SHREVEPORT, La. (KTAL/KMSS) – Advocates in Shreveport working to help asylum seekers say immigrants are being tested for COVID-19 before their release from Immigration and Customs Enforcement detention centers (ICE), as well as being given the option to get vaccinated.
“What we understand from talking to the detention centers as well as Louisiana Department of Health is that vaccines are being offered in every detention center in Louisiana,” said Francis Kelly, a volunteer with the Louisiana Advocates for Immigrants and Detention.
Kelly says no one who tests positive is getting on a bus to Shreveport.
“We have told ICE that we will only pick up people who have a negative COVID test. So, they get tested usually the day before or the morning of.”
Instead, they go to Chicot State Park, a site provided by the state for those who need a safe place to quarantine.
A Haitian woman who wishes to remain anonymous says she tested negative, but that ICE was not aggressive about testing at the detention center in Jonesboro, Louisiana where she was held and that they did not make it a priority unless detainees were showing symptoms. The experience overall, she says, was not a pleasant one.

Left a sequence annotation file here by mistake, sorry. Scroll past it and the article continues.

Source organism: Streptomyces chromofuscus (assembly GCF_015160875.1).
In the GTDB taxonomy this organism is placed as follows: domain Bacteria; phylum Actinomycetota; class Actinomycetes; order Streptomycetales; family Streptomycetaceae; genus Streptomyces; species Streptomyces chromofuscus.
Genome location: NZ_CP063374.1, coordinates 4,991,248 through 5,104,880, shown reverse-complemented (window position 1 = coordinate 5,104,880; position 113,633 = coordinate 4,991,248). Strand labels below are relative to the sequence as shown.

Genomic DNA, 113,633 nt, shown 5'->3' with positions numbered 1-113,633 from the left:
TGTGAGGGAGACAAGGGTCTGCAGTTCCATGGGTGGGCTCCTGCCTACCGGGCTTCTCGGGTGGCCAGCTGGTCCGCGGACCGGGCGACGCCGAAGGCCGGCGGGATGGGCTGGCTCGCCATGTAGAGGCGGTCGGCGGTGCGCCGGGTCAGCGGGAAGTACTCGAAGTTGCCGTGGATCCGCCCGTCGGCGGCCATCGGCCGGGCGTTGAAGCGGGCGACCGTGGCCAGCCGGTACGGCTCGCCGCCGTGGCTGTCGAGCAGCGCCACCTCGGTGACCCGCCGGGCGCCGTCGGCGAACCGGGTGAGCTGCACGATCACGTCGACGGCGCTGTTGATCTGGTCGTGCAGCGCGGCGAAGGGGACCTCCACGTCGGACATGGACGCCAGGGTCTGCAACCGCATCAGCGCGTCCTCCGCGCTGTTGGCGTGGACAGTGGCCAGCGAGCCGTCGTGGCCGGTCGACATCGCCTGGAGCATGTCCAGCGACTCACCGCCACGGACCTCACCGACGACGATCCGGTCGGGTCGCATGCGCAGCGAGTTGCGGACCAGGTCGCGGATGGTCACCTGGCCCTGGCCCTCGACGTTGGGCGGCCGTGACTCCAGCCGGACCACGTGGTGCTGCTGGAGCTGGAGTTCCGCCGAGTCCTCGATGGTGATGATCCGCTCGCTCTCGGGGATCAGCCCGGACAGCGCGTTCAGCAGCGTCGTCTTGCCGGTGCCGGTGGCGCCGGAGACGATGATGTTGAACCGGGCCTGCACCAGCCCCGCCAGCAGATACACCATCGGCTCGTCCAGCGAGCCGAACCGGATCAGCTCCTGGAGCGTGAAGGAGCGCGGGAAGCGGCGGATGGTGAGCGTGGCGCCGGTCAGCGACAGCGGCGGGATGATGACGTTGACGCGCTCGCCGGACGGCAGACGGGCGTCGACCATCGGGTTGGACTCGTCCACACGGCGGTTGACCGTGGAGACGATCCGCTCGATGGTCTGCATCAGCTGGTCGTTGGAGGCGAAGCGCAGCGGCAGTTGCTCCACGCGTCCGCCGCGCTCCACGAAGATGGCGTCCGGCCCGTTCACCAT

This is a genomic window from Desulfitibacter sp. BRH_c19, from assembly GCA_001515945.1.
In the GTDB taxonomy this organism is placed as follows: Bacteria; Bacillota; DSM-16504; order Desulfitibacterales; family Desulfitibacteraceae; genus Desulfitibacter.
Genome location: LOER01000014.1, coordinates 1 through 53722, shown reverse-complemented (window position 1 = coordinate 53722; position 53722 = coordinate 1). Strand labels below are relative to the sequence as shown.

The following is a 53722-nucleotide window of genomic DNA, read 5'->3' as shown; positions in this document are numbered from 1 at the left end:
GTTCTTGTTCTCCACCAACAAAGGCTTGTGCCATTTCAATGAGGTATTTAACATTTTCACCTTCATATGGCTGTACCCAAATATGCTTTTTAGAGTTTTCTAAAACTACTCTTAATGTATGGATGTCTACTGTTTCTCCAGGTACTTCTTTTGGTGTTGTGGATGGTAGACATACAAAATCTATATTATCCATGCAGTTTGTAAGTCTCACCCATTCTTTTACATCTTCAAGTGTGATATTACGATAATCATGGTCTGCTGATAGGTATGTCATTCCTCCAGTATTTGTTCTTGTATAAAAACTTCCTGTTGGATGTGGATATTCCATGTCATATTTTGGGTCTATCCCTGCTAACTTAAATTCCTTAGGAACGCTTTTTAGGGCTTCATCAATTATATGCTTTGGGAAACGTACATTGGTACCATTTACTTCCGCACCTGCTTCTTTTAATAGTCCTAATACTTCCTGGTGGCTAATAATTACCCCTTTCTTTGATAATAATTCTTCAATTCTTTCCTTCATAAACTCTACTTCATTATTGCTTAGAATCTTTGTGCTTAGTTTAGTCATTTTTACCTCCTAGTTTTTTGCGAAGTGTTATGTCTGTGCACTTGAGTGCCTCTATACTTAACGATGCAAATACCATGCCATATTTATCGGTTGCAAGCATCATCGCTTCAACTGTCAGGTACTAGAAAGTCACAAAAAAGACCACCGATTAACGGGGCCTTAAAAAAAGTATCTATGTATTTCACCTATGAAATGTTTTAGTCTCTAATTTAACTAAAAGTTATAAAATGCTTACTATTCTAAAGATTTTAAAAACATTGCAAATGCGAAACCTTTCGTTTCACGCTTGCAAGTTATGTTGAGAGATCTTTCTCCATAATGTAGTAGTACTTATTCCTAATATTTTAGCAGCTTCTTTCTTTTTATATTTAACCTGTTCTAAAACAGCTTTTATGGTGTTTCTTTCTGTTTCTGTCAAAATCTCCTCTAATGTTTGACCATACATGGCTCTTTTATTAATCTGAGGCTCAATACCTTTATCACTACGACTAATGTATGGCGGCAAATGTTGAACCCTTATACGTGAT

“They weren’t friendly. They let you sleep on the floor. just give you something like a cardboard. I spent five days without showering, brushing my teeth, and using any deodorant. And it was worse for me because I was on my menstrual cycle.”
Another woman from Cuba says she left the country three weeks ago with her husband due to her workplace forcing her to protest the country’s political regime, and they did not want to get involved.
When they arrived at the border, they were separated. She says ICE did not even give her access to a phone to contact her husband.
“So desperate to contact him to tell him that I was fine,” she said trying to hold herself from crying.
Her husband was released before her.
“…four days in a row asking people with my picture if they had seen me,” she said.
Both women headed to the airport Thursday afternoon to finally reunite with their families. As for their treatment by ICE, the immigration advocate says things have improved since a civil rights complaint was filed last month claiming protocols were not being followed.
“But we are expecting they will come into compliance, and we will continue to talk to elected officials and ICE,” Kelly said.